While that website stops documenting Spears life at that time, there were, fortunately, more significant steps in Spears’ life. Her hospitalization seems to have led to some positive changes in her life. “While in the hospital, Spears became the subject of a power struggle between her parents, Jamie and Lynne, and her then-manager Sam Lufti. The couple believed that Lufti was a bad influence on their daughter and was trying to control her life. Her father went to court and obtained control over Britney’s personal, professional, and medical matters” (A&E Television, 2011). This appears to have been beneficial for Spears’ life. While her ex-husband remains the primary caregiver for their two children, Spears has significant contact with her boys. Her father retains control over Spears, but their relationship appears to be an amiable one. She is currently engaged to a man with whom she has been in a significant long-term relationship. Moreover, she is in the process of a career comeback. Her body, which served as the foundation for much of her career, and as a barometer for her prior life changes, is once again fit and healthy looking. Of course, Spears is still very young, and may face numerous future changes. However, at this time, she appears to have found some stability.
While Spears spent much of her early life in the public spotlight, it is actually difficult to assess her early cognitive development. This should come as no surprise when one looks at various theories of cognitive development. For example, Piaget discusses cognitive development, but all of his significant stages occur prior to the time that Spears became a public figure, and, therefore, prior to the time that biographers have reliable information about her development. However, Piaget’s conclusions “that cognitive development is the product of complex interactions between the maturation of the nervous system and that of language, and that this maturation depends on children’s social and physical interactions with the world around them” allow the observer to draw conclusions about Spears’ early life without having direct knowledge of that life (The Brain from Top to Bottom, Unk.).
The sensory motor period occurs from 0 to 24 months and is characterized by learning reflexive behaviors and how the infant interacts with the world (Child Development Institute, 2011). There is nothing to suggest that Spears did not complete that stage. The preoperational period occurs between 2 and 7 years of age, and is marked by increased verbalism and a transition from egocentric to social, as well as developments in logic and reality testing (Child Development Institute, 2011). Though much of Spears’ young adult behavior appeared both illogical and hallmarked by a breakdown in her reality testing, that behavior occurred after her displaying consistently logical behavior, and seems more likely related to a chemical imbalance, perhaps related to postpartum depression, than to a failure to complete earlier steps in cognitive development. In fact, it is important to realize that Piaget’s theory of development is really based on cognition rather than emotion. However, part of this stage involves learning social rules like reciprocity “or taking the other person’s point-of-view into consideration” (Borensen, 2008). Whether or not Spears was able to master this stage is a subject of some debate.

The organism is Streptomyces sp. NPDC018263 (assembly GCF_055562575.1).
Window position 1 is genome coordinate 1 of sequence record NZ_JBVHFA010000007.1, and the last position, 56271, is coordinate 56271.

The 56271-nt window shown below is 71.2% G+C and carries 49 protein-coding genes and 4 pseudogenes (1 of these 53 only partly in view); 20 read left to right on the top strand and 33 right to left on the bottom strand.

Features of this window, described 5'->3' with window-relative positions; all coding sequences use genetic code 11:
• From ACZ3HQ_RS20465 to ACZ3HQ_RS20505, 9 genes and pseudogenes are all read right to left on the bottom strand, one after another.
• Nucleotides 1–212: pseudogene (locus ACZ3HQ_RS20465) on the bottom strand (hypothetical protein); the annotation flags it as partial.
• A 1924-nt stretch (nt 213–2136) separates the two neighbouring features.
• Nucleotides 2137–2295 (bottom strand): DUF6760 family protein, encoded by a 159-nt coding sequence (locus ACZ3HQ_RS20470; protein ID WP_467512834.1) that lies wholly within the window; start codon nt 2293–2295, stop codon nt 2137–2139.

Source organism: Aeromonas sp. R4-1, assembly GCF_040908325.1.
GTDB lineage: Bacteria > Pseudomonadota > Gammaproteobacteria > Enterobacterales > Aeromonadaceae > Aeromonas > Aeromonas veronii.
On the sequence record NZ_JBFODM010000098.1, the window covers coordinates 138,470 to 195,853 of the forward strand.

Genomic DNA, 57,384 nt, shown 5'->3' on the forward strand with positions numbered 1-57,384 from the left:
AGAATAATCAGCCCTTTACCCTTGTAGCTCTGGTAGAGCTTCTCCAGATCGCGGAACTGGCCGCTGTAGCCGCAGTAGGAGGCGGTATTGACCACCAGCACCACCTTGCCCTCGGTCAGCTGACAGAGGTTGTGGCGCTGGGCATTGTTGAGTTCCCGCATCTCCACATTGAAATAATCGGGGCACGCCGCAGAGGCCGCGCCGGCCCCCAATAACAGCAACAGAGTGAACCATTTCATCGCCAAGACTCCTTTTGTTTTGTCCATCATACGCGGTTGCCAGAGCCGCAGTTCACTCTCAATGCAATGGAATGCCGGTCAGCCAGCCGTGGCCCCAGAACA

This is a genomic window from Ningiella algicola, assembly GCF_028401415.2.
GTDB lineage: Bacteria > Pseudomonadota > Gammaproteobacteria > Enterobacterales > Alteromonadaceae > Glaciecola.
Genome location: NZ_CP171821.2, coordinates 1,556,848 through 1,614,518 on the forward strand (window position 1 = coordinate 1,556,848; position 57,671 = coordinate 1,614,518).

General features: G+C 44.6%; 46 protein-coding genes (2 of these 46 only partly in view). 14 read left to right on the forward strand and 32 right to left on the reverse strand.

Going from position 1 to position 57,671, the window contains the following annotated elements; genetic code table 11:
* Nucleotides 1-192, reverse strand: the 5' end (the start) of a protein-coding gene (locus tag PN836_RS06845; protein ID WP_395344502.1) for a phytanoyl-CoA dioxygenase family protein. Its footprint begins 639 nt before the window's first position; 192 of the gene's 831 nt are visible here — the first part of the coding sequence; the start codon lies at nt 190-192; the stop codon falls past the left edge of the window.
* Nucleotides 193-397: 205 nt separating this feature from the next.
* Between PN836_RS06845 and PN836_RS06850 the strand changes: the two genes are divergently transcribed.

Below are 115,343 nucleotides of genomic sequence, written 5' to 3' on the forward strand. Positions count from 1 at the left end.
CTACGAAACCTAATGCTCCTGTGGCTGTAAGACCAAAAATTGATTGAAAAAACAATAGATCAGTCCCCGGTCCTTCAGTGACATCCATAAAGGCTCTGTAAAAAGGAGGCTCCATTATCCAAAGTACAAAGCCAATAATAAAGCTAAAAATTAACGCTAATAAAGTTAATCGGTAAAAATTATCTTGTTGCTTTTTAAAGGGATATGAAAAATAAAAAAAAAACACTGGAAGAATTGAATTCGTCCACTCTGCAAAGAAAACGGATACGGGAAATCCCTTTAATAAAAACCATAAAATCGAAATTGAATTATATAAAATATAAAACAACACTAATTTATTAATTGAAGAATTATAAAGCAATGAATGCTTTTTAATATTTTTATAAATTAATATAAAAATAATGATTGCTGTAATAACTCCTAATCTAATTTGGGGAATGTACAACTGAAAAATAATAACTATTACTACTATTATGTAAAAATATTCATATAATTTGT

However, by the time the world was introduced to a young Spears, she was already apparently engaging in concrete operations. Her successful work on television provided evidence of “organized, logical thought” (Child Development Institute, 2011). Moreover, the clear calculations in her early career were characteristic of formal operations. She was able to predict outcomes from her behavior (Child Development Institute, 2011). There is no doubt that much of Spears’ early adult success was linked to her careful transition from child to woman in her public persona, and her carefully marketed sexuality was an important part of that image. “Britney Spears was consumed by children when she was still a child.Then the consuming changed. On April 15, 1999, Britney appeared on the cover of Rolling Stone for the first time. Her body became text, her eyes invited the gaze and her stomach made readers of all types look twice” (Smit, 2011, p.20). This was a critical time in Spears’ career, because it was at that time that she began to experience negative public reaction to her emerging sexuality and adult personality. For a pop star like Spears, it is important to realize that her changing personality not only reflected differences in her own personality, but also contributed to changes in her fan base as well. For example, young girls primarily identify with pop culture icons like Spears, so that parental concerns about the influence of pop stars on their children, while seemingly misplaced, may have some real merit (Goodman, Unk.). The increase in sexuality, while it may have been significant to Spears’ career and her personal development, almost certainly created some negative repercussion among her fanbase.